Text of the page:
If you are responsible for administering the estate of a decedent, you have an important job ahead of you. One of decisions you need to make is to determine if the estate must go through formal probate or if an alternative for small estates is available. The Long Island probate attorneys at Eghrari Wealth Training Firm help you decide if an estate can avoid formal probate in New York.
Formal Probate Basics
The assets owned at the time of death comprise the estate of a decedent at the time of their death. Some people amass a huge estate that includes complex and valuable assets while other people own little more than their personal possessions at the time of death. Regardless of the size and value of assets owned by a decedent, those assets must be identified, valued, and passed down to the new owners. That is the primary purpose of the legal process known as probate. Probate also serves to authenticate a Last Will and Testament purportedly executed by the decedent as well as litigate any challenges to that Will. In addition, creditors of the estate are notified and provided an opportunity to file claims against the estate during probate. Finally, all taxes, including federal gift and estate taxes, owed by the estate must be paid before the probate process can reach its conclusion.
Formal Probate: What Is The Benefit Of Avoiding It?
For most estates, some type of probate is required; however, there are many advantages to avoiding formal probate because formal probate is costly, both monetarily and in terms of time. In the State of New York, it will take at least eight months to probate even a relatively simple estate if an alternative to formal probate cannot be utilized because creditors have seven months from the date the Surrogate Court issues letters to file a claim against the estate. Often, formal probate can take considerably longer than eight months. All the while, the probate assets remain unavailable to the intended beneficiaries. In addition, the longer it takes to probate an estate, the more expensive it usually is because everyone involved (Executor, attorney, appraiser, accountant) is entitled to a fee for their services.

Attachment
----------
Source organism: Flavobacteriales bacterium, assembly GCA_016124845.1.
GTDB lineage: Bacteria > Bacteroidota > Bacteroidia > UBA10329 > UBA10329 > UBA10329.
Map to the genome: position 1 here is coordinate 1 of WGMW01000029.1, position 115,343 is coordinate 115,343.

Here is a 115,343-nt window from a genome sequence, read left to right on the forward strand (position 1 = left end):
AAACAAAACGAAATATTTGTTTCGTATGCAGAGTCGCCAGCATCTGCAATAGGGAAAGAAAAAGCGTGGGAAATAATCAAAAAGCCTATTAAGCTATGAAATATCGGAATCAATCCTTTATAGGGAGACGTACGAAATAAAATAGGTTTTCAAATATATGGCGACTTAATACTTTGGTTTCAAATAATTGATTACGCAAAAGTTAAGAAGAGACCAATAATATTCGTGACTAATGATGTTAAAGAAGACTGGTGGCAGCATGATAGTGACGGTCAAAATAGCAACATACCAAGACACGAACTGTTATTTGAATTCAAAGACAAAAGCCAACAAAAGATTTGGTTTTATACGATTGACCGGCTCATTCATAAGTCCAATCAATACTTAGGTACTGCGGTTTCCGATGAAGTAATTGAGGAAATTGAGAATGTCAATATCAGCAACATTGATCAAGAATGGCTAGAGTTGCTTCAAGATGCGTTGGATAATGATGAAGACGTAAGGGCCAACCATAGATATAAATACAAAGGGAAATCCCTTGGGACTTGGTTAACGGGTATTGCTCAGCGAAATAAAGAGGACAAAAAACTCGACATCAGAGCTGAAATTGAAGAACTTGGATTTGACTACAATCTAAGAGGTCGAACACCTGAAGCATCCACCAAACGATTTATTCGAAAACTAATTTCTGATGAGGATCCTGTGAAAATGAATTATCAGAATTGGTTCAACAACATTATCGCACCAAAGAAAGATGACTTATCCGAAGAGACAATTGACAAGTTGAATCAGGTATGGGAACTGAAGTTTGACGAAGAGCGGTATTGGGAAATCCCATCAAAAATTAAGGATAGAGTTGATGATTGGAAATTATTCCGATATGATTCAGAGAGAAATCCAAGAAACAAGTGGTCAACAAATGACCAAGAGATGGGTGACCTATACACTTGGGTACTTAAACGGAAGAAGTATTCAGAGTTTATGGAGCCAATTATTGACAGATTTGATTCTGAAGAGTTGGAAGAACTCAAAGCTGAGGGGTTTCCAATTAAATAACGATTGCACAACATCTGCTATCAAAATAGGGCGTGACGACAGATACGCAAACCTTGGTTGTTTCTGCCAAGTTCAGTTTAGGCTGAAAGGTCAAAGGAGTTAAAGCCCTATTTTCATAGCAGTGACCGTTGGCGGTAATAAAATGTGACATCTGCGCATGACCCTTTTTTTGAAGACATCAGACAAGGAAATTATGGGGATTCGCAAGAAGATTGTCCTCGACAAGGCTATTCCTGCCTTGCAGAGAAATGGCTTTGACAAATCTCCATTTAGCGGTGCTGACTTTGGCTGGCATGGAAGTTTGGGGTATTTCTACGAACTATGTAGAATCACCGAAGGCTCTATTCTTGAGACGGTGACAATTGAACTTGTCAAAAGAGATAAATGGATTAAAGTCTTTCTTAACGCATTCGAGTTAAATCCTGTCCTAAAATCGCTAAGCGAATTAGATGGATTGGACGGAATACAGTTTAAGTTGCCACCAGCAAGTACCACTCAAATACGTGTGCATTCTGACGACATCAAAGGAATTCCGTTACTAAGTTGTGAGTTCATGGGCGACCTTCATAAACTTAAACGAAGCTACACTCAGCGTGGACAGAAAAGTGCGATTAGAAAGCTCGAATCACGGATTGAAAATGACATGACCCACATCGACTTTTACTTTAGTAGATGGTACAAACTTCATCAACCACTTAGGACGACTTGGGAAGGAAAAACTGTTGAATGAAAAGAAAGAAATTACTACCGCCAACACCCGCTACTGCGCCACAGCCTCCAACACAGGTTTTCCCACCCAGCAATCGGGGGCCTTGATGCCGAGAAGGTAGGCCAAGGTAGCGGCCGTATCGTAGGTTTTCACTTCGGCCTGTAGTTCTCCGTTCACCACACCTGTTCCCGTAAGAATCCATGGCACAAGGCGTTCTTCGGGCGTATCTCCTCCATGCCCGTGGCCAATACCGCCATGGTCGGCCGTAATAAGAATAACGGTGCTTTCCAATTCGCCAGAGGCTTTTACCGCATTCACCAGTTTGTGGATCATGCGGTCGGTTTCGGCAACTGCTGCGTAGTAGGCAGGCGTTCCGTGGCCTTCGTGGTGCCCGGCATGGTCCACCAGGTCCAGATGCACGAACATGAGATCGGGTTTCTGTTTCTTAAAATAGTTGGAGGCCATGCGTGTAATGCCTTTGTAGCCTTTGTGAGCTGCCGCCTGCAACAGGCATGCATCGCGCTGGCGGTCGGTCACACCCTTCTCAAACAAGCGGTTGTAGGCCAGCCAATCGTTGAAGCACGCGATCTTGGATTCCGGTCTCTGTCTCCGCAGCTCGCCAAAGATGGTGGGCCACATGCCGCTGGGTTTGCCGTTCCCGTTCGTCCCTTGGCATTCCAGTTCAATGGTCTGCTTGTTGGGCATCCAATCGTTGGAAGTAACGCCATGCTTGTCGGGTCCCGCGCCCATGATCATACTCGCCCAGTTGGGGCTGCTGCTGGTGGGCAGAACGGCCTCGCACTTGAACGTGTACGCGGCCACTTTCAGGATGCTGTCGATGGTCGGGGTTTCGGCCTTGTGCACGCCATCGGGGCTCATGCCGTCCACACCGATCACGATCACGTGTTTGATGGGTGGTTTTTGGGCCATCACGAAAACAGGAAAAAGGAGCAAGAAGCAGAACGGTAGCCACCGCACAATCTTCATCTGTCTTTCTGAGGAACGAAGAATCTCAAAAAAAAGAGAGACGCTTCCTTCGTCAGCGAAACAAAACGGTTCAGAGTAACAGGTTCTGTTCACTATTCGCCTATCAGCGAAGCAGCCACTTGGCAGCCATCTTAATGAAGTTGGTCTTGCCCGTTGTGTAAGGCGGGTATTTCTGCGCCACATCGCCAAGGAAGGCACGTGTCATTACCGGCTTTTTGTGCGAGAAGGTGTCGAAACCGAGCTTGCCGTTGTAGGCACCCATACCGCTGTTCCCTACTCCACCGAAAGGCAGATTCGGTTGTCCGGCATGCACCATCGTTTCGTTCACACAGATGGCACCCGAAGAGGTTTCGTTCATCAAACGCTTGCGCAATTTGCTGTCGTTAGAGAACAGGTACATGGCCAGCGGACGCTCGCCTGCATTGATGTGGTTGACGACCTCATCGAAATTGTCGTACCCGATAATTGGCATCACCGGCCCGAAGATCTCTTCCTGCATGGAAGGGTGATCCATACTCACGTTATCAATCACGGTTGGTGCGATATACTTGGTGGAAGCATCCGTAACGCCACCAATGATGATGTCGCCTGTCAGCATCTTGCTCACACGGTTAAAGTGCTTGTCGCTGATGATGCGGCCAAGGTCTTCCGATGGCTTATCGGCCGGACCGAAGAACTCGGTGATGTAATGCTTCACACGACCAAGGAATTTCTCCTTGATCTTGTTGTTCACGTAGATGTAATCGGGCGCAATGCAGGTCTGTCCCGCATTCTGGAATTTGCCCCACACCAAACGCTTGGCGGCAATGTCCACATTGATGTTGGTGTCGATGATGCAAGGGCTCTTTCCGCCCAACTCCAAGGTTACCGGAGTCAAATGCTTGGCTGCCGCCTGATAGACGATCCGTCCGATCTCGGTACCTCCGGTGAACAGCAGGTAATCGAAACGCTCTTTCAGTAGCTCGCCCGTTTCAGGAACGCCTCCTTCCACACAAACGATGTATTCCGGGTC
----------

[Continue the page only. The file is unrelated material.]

Small Estate Alternatives in New York
In the State of New York, when a decedent left behind less than $50,000 of personal property it is considered a small estate. It does not matter of the decedent left behind a Will or not; however, if real property owned by the decedent alone was left behind it is not considered a small estate. If the decedent owned real property jointly with someone else and owned less than $50,000 of personal property, the estate does qualify as a small estate. If the estate qualifies as a small estate, it can be administered using an alternative to formal probate referred to as “Voluntary Administration.” In a Voluntary Administration, the Surrogate’s Court appoints a Voluntary Administrator. If the decedent executed a Will prior to death, the Executor of the Will is appointed the Voluntary Administrator. If there is no Will, then the closest heir is named the Voluntary Administrator. The Surrogate’s Court issues a certificate for each asset listed in the papers which the Voluntary Administrator collects and distributes according to the law.
Keep in mind when deciding if an estate can avoid formal probate that not all assets are considered probate assets. Before you can decide if an estate requires formal probate, you must first determine which assets are probate assets and which assets bypass probate altogether. For example, assets held in a trust do not go through probate nor do proceeds from a life insurance policy.
Contact Our Long Island Probate Attorneys
For more information, please join us for an upcoming FREE seminar. If you have additional questions or concerns regarding the possibility of avoiding formal probate in New York, contact the Long Island probate attorneys at Eghrari Wealth Training Firm by calling us at 631-265-0599 to schedule your appointment.
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